Twice the voltage, but the same amps and with more muscle to
boot. Now that I have a shop with 220 volt power available, it is
something I have put on my To Do list.
My turning lathe is also a Jet, a small Jet that has been
stretched. This is actually my second Jet Mini Lathe, the
first was being used for a project that required lots of
turning work and the drive belt broke just into the
beginning of the project. This is not something that
happens often. That lathe was actually the first tool
Marie bought for me way back when we set up shop
together in St. Louis, and it had never needed any
servicing other than a replacement tailstock bearing, and
they just wear out when you use them all day every day for several years.
But, try as I might I could not locate a replacement drive belt; everyone was out of stock
even the main USA Jet distributor. Another shipment was on its way from China, but the
ship had been waylaid outside its US port and for some reason it was not being allowed
to dock. It could be months before a belt was available. I couldn't postpone this job for
months. So I bought a new Jet Mini Lathe (complete with drive belt) and finished my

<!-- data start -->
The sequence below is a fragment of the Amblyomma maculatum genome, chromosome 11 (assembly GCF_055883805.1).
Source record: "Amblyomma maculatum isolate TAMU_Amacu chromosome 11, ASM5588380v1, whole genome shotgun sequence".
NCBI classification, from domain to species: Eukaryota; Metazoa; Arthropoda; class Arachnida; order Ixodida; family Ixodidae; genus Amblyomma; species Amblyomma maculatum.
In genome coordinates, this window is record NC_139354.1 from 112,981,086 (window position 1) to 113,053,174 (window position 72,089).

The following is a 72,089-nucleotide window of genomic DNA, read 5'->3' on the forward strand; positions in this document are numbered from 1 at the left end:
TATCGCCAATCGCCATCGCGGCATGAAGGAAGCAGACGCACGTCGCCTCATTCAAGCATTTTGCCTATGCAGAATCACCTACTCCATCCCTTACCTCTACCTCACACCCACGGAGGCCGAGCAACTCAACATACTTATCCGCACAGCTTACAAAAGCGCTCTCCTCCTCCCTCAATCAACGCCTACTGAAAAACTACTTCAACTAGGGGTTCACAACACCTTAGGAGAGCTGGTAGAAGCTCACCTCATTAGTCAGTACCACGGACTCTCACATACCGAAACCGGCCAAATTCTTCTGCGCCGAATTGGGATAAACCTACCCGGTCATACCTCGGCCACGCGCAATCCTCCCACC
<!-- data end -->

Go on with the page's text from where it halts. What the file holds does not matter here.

job. When the belts were again available, I bought a couple; one to keep as a spare, the
other I put on the old lathe and sold it.
At some point I needed to turn some furniture legs that were too long for the mini lathe,
but I didn't want to buy yet another new lathe so I bought the Mini Lathe bed extension
that Jet offers and it has been a completely acceptable alternative.
My router is a Bosch 1617EVS and is an adequate router. It
lacks the muscle needed to swing the really big panel raising bits,
but does just fine for everything else -- including mid-sized panel
raisers. After 9 years of daily use the electronic speed control is
going wonky on me and getting it to run at just the right RPMs is
difficult, but is does still run strong. Simply bolting it to the
router table plate and using the routers built in depth adjustor
does not work as well as I had hoped it would; dust cakes in the
frame preventing the motor from sliding up and down as it
should, so I have to lift it clear of the table and persuade it some